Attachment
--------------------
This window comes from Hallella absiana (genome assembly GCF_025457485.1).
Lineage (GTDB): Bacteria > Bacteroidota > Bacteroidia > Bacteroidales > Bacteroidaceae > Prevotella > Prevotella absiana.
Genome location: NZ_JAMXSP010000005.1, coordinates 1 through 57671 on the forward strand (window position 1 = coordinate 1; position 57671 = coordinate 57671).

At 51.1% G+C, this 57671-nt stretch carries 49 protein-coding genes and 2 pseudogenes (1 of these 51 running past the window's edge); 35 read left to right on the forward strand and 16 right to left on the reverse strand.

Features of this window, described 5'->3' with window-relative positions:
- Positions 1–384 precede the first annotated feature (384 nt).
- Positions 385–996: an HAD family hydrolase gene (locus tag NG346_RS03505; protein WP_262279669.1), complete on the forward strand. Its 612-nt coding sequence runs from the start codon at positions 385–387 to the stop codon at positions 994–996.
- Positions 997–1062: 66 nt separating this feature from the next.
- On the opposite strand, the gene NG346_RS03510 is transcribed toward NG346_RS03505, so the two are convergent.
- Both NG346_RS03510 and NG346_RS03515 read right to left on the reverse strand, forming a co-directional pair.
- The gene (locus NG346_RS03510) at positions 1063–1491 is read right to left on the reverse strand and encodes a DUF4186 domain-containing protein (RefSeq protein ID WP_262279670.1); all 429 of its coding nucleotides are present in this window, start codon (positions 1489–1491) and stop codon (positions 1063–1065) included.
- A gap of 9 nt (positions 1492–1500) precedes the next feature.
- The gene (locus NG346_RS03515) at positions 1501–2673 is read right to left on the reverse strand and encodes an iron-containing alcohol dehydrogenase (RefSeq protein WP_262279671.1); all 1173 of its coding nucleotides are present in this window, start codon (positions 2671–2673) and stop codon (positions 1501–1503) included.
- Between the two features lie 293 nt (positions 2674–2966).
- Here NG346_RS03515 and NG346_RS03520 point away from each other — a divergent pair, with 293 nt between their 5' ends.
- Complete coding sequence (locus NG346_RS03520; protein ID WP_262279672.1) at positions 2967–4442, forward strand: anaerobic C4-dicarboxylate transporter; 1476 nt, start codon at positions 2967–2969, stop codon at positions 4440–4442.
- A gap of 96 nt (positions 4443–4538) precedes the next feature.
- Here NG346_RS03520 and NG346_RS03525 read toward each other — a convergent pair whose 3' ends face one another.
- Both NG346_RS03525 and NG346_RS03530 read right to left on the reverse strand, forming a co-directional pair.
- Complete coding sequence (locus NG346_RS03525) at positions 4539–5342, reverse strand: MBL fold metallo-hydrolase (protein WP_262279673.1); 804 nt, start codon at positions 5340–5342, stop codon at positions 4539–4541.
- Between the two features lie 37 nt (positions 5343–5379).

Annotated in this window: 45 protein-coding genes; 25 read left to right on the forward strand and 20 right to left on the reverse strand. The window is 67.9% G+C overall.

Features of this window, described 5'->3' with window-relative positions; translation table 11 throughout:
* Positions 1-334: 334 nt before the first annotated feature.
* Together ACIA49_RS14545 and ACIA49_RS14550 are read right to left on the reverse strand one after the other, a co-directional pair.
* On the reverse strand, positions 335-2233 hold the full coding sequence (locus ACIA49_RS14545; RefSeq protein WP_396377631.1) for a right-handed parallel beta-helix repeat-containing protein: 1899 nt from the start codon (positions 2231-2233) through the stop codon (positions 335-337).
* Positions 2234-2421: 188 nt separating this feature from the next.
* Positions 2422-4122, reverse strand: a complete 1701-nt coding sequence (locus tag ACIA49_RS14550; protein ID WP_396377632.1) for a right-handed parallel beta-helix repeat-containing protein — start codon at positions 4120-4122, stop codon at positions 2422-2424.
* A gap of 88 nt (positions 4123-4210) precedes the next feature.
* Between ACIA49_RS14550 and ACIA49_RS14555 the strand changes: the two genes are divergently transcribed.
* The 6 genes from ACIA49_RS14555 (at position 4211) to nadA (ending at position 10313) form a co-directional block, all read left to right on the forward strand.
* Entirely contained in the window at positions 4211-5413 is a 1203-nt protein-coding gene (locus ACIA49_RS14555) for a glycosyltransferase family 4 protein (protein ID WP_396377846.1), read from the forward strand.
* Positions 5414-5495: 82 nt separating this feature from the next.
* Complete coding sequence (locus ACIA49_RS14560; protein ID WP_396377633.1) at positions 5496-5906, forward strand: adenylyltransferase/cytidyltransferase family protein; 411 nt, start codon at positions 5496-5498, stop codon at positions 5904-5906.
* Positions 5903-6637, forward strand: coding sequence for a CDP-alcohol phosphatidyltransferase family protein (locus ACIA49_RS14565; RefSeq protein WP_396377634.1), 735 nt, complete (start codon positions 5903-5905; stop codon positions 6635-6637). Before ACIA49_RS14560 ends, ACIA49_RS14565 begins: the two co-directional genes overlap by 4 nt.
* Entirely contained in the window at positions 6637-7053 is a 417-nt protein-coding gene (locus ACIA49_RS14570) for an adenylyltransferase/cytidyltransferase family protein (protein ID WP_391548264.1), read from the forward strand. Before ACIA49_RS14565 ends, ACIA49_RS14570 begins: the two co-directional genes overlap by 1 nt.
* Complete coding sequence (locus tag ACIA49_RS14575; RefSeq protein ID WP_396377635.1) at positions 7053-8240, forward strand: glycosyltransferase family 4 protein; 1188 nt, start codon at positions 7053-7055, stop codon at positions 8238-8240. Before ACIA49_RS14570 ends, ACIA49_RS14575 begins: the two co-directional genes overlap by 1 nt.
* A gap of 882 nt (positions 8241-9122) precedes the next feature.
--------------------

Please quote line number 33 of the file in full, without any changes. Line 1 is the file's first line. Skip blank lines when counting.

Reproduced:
* Positions 5414-5495: 82 nt separating this feature from the next.